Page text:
A power failure on Monday forced the closure of a section of the track in the undersea tunnel going from France to Britain, spelling chaos for travellers as several Eurostar train services were cancelled.
A spokesman for Eurotunnel, which manages the undersea link, said Tuesday afternoon that the problem had been solved and that the tunnel was once again working at full capacity.
But the delays caused severe disruptions to transport services - particularly to freight links - forcing truck drivers to try and catch ferries in the nearby port city of Calais, only to find themselves grinding to a standstill on a three-kilometre-long (two-mile-long) road leading to the boat terminal.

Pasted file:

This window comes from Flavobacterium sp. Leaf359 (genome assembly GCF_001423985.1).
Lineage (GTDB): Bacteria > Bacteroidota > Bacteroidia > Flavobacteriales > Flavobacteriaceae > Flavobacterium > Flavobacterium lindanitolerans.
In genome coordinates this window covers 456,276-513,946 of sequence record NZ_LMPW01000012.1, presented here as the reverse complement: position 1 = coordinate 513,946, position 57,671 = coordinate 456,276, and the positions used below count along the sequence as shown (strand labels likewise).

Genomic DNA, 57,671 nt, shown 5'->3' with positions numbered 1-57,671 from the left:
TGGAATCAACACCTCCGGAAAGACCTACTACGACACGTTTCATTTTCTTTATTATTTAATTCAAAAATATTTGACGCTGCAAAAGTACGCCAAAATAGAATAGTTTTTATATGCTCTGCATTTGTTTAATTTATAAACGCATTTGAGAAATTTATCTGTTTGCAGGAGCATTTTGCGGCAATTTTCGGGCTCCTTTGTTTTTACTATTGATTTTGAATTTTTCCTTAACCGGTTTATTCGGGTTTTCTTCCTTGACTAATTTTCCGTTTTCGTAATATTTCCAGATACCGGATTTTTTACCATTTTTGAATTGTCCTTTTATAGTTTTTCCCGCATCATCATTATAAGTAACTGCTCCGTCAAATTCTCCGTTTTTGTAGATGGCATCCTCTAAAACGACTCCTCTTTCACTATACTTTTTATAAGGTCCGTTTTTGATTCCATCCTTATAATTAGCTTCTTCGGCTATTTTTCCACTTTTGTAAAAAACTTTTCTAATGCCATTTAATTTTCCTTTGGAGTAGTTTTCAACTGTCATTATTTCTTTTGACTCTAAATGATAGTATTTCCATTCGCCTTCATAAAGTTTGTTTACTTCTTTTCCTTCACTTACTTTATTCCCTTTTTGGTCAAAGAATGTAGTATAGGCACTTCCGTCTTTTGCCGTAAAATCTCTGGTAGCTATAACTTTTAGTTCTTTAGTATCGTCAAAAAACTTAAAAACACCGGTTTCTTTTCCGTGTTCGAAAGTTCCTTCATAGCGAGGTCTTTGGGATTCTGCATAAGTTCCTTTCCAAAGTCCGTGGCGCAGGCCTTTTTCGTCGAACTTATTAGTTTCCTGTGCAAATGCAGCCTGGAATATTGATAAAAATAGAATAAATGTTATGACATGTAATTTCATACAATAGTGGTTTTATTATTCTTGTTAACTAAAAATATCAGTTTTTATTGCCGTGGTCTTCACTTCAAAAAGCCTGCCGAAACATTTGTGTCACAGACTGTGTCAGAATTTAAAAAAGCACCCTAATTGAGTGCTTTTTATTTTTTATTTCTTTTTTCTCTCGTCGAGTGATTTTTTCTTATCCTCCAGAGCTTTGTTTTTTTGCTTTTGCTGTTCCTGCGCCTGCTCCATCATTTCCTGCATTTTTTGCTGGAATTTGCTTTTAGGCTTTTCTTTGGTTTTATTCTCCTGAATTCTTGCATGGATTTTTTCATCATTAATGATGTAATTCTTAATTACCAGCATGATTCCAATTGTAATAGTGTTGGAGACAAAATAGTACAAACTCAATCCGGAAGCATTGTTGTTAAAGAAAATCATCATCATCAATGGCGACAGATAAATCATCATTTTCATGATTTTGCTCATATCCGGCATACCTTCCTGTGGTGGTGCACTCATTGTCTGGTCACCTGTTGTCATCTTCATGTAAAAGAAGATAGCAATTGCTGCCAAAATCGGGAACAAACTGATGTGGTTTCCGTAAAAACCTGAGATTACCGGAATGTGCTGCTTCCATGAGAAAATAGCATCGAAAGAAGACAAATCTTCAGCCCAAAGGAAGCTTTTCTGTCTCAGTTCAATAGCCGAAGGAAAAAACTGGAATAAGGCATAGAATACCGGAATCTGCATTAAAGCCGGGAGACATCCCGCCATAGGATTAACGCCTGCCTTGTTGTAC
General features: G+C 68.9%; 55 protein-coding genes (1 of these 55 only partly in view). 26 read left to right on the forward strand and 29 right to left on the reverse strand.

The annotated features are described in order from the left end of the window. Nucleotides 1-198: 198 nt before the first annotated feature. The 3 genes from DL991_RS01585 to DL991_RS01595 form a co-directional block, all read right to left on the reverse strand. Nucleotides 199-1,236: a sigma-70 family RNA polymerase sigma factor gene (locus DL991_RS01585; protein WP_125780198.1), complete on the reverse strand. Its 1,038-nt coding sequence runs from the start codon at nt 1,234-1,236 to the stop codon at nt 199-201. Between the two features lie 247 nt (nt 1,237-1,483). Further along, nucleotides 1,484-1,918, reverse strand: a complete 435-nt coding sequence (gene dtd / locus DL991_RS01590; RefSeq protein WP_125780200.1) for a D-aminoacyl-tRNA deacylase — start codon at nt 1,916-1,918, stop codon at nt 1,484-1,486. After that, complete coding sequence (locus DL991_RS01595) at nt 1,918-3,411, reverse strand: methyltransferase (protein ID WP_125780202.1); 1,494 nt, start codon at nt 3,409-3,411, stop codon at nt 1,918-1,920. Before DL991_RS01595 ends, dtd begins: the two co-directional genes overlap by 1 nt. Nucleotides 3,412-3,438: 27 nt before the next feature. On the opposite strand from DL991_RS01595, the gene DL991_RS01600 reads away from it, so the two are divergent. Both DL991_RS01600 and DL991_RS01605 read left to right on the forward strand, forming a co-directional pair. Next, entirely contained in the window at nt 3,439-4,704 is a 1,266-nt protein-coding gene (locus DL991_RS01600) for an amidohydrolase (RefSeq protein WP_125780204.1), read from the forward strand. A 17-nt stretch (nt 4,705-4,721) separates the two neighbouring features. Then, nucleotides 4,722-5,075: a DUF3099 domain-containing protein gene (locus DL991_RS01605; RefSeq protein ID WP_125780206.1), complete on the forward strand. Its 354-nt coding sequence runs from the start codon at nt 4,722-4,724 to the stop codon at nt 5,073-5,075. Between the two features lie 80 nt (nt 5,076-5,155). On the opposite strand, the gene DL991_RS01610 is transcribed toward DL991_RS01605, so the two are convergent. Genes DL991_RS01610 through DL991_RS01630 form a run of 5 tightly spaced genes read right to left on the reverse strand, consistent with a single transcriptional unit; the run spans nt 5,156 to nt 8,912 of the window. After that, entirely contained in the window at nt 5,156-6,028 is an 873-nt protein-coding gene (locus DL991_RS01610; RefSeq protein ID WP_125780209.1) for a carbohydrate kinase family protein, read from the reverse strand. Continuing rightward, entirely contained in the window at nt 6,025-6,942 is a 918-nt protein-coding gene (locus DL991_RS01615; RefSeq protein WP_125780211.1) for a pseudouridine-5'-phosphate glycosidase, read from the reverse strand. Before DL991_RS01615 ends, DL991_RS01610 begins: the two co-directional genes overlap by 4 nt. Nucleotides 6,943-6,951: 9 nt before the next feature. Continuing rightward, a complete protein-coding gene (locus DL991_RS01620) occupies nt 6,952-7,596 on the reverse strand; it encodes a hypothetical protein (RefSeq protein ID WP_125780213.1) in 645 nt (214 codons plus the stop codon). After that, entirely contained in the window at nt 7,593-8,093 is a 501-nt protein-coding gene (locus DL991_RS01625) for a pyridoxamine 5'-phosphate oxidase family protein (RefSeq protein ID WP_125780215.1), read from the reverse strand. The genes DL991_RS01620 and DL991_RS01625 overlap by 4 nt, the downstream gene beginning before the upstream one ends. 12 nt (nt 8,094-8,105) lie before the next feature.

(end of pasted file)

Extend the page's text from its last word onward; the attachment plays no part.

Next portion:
Many of the trucks were surrounded by dozens of migrants trying to sneak under the axles of the vehicles or into the trailers, forcing drivers to get out of their cabins to try and stop them from getting on board before they passed immigration controls.
Migrant camps have sprung up in and around Calais for several years, and while French police have tried to dislodge them, they have largely been unsuccessful.
Many migrants hope to hide in trucks or other vehicles crossing to Britain, where they believe conditions are better for would-be refugees than in France.
The power failure in the tunnel on Monday caused a train to stop about a quarter of the way through the 50-kilometre-long tunnel, forcing the 382 people and four dogs on board to be evacuated.
The Eurotunnel spokesman said traffic was now back to normal.
"Repairs took a long time as we had to change 800 metres of overhead lines in this section. An operation over such a distance in a confined space takes some time," he said.